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Posted 2.17.16

Genichi (

Genichi ("Gen") Tamatsuka, MBA '98, is the CEO of Lawson, a conbini (convenience) store chain in Japan, featured in this The World Post article, "Lawson's Geek: My Love Affair with Japan's Convenient Stores" by Nancy Snow.

Excerpted from article:

...In my former Mita neighborhood, I used to look out for a favorite Lawson part-timer who would use a tea ceremony respectability to making my coffee--adding cream, putting it in a take-out tray and delivering it to me with both hands and a slight bow. It was a little bit of Christmas everyday.

In contrast, I come from a country where going to a convenience store is often a mindless ritual of putting gas in the car and grabbing a soda and snack for the road trip. When dashing in and out of an American conbini, customer service is the last thing on my mind, even if I encounter a particularly helpful employee. I want to grab and run.

Geninchi responds, "I receive friends from overseas and often I get asked, "How can you afford to provide bento, a lunchbox with such high quality at such low price?" An average lunch in the UK would be 8 to 10 British pounds or so; likewise, 8 to 10 dollars for a lunchbox in the U.S."

He explains that the competition for customers leads to an intense pressure to deliver such high quality at an affordable price.

There are 55,000 conbini in Japan. Going forward there will be the Big Three: 7-Eleven, Family Mart and Lawson, to account for 90% of the entire store network.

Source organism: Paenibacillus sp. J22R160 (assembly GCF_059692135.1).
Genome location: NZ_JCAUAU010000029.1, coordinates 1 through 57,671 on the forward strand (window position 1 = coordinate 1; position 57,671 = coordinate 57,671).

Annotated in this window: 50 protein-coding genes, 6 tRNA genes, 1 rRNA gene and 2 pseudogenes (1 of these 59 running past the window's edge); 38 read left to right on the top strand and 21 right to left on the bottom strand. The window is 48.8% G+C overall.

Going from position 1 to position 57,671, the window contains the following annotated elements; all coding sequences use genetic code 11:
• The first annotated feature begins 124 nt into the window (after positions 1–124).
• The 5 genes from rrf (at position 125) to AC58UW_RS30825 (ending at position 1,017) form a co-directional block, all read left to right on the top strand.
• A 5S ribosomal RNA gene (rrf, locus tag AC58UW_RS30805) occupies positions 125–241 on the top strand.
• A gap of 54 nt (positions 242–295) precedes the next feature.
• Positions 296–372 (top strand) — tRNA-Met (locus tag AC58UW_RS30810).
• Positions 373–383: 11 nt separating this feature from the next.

The franchise owner is a very important stakeholder. If the headquarters were to provide a lunchbox that wasn't tasty, complaints will pile up or the customer will turn to a competitor convenience store. The competition is so high that the customer is to be treated as king or queen on the receiving end of two outstretched hands holding my fried chicken with a spice bag taped to the top.

Lawson is part of nation brand Japan. Foreigners who visit Japan for the first time often comment about the convenience of the Japanese lifestyle, and what they mean are the ubiquitous conbini and vending machines.

"There is a very fierce and intense competition among 7-Eleven, Family Mart and Lawson," Tamatsuka notes. "You may not know this, but every Tuesday is the launch date for new products at convenience stores. So by Wednesday you would have a feel as to whether it's selling or not. If 7-Eleven were to launch a good new product, perhaps in a week or two other chains would follow suit, perhaps with much better products. That's the nature of the competition within the industry. And the top-line sales are somewhat transparent. Each party knows how the other party is doing as well. So fierce competition leads to innovation and a fierce competition is very good for the customers."...

Read the full article.

 


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